C.S. Lewis didn’t have anything to say about the kind of complementarianism that is being promoted by CBMW among others, according to which men and women are allocated complementary, but allegedly equal roles in the family and in the church – and it is men who decide which these roles are. That is because the concept had not been invented when he died.
But Lewis did have an idea of what it meant to speak of complementary roles where the allocation of these roles is all done by one side. In the first chapter of The Last Battle he writes of how the ape Shift, a clear figure of evil in his story, and the donkey Puzzle
both said they were friends, but from the way things went on you might have thought that Puzzle was more like Shift’s servant than his friend. He did all the work. … Puzzle never complained, because he knew that Shift was far cleverer than himself and he thought it was very kind of Shift to be friends with him at all. (p.7 of my Puffin edition)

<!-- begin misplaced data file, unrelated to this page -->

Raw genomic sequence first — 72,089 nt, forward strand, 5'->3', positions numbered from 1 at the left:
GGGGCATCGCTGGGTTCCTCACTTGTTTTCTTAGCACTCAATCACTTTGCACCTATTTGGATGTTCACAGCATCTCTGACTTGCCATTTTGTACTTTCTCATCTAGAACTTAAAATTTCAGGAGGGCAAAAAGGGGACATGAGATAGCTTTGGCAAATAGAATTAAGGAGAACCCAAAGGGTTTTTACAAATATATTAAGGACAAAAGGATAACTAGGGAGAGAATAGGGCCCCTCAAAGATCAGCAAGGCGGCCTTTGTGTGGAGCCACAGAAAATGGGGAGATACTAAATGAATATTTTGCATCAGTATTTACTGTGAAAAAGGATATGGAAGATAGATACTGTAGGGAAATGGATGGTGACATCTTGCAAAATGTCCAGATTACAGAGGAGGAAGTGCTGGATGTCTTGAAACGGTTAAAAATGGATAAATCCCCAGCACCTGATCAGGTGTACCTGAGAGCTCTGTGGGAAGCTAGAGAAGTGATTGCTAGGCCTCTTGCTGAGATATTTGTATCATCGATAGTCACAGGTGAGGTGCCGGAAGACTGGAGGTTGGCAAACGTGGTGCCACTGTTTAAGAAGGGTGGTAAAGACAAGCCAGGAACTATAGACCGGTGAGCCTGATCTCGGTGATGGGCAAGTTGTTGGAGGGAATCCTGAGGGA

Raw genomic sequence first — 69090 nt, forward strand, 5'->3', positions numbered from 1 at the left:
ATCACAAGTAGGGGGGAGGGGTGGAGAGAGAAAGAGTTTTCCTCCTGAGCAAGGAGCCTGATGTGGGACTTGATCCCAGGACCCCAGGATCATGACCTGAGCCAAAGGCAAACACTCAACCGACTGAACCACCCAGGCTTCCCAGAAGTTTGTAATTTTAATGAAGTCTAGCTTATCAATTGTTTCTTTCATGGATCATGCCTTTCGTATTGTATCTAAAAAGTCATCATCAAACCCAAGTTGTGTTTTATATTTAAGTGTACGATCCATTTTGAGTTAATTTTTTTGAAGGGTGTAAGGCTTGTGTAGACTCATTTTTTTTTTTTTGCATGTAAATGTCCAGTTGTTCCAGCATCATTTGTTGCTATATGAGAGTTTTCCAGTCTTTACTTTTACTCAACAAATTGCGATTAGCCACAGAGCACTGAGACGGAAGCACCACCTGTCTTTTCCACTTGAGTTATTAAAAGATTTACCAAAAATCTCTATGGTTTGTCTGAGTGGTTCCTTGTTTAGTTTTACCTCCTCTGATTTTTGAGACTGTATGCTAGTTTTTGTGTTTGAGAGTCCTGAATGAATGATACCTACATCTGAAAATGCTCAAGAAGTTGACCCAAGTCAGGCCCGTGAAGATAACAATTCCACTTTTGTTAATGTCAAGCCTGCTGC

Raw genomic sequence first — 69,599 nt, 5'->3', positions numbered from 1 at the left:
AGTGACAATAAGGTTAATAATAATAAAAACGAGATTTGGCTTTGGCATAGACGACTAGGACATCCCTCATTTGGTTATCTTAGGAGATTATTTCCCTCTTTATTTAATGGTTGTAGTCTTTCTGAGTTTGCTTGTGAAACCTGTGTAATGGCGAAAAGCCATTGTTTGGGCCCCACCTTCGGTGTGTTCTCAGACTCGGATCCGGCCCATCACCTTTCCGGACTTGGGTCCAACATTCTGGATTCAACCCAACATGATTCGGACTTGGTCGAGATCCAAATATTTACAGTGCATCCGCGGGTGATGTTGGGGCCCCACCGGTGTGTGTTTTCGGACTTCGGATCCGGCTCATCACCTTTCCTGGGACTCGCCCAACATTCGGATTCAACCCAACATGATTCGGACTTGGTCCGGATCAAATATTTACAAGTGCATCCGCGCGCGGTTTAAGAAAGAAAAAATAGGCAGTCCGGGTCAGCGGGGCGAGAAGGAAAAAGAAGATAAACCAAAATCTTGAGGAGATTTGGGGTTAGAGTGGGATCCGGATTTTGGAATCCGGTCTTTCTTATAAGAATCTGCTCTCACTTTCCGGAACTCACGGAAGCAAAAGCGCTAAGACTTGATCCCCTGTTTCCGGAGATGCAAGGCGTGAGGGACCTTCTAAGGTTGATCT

After getting the reluctant Puzzle to fish a lion’s skin out of Caldron Pool, Shift says:
You know you’re no good at thinking, Puzzle, so why don’t you let me do your thinking for you? Why don’t you treat me as I treat you? I don’t think I can do everything. I know you’re better at some things than I am. That’s why I let you go into the Pool; I knew you’d do it better than me. But why can’t I have my turn when it comes to something I can do and you can’t? Am I never allowed to do anything? Do be fair. Turn and turn about. (p.12, emphasis as in the original)
With arguments like these Shift asserts his leadership over the poor Puzzle and exploits him as his servant, to do all the dirty jobs while Shift reserves for himself all the nice ones. These arguments sound remarkably like the ones which complementarians use to justify men getting all the desirable roles in church and in family, while all the ones which the men don’t want end up being given to women.
Now Shift probably was cleverer than Puzzle, so he could justify being the one who did the thinking – although not the evil he brought from it. But there is plenty of proof that men are no better at thinking or at leading than women are, and so no justification for men allocating to themselves all the leadership roles and any other tasks that they take a fancy to.